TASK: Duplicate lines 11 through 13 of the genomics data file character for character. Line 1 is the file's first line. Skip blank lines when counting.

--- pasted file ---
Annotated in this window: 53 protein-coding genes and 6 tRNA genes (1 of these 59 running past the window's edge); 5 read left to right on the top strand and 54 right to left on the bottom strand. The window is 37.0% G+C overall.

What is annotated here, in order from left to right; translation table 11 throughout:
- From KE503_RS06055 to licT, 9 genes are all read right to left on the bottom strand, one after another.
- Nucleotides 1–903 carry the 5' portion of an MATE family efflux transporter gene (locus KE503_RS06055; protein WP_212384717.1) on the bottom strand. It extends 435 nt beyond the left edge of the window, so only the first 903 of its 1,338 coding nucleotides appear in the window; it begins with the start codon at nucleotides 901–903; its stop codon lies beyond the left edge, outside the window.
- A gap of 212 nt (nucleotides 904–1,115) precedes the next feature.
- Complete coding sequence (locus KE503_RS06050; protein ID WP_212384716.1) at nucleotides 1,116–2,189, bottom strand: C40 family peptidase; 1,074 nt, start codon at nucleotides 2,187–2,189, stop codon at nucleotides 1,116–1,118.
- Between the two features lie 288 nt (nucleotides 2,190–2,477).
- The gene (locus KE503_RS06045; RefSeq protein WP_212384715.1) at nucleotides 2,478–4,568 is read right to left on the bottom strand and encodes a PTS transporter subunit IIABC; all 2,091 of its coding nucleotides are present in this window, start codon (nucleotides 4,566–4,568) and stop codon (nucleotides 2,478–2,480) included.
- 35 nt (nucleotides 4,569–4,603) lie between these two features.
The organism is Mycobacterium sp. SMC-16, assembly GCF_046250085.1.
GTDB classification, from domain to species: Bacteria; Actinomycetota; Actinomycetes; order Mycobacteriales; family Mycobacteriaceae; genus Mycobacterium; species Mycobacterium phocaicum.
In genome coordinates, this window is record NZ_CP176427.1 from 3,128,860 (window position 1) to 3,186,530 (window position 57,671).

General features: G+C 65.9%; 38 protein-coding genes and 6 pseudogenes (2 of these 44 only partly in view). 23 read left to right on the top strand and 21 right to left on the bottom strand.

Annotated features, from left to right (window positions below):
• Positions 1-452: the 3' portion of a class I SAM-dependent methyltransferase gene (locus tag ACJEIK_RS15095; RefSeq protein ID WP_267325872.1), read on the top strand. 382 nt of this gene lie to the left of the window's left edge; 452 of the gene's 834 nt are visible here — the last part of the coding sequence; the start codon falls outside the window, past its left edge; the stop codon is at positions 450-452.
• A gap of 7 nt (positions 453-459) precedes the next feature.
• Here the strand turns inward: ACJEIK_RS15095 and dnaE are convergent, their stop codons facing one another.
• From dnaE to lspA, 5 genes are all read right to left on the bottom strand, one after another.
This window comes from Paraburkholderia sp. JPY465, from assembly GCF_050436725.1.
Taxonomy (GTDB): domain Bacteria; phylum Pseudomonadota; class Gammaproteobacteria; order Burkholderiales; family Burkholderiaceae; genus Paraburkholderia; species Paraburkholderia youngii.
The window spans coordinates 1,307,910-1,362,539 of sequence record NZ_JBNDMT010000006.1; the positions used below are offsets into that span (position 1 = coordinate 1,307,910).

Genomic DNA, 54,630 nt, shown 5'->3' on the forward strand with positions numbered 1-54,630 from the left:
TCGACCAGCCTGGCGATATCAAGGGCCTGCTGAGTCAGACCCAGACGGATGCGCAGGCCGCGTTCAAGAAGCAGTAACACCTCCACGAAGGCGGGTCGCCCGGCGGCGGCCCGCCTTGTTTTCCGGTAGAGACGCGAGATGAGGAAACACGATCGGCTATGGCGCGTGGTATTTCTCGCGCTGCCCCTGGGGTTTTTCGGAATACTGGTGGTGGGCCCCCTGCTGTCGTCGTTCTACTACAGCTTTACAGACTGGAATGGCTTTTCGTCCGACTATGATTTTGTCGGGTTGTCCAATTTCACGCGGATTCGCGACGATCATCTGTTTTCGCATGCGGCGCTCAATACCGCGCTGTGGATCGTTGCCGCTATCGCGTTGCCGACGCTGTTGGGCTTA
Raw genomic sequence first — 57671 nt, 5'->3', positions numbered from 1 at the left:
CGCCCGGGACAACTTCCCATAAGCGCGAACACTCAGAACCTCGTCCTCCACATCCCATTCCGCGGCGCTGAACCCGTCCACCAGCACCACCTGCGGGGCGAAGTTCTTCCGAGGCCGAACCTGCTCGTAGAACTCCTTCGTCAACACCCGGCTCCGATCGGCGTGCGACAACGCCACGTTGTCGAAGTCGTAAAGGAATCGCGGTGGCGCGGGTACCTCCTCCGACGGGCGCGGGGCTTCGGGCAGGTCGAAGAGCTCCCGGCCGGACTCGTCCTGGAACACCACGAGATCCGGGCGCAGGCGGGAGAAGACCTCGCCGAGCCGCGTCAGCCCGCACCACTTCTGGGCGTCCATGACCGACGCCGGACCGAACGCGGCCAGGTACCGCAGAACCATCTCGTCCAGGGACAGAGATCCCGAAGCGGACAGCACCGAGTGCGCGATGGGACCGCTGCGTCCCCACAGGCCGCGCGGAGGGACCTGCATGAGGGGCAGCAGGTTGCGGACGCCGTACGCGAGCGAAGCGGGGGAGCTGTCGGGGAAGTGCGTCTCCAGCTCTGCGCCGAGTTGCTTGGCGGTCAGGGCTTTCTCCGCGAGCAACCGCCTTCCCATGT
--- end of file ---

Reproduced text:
GTDB classification, from domain to species: Bacteria; Actinomycetota; Actinomycetes; order Mycobacteriales; family Mycobacteriaceae; genus Mycobacterium; species Mycobacterium phocaicum.
In genome coordinates, this window is record NZ_CP176427.1 from 3,128,860 (window position 1) to 3,186,530 (window position 57,671).

General features: G+C 65.9%; 38 protein-coding genes and 6 pseudogenes (2 of these 44 only partly in view). 23 read left to right on the top strand and 21 right to left on the bottom strand.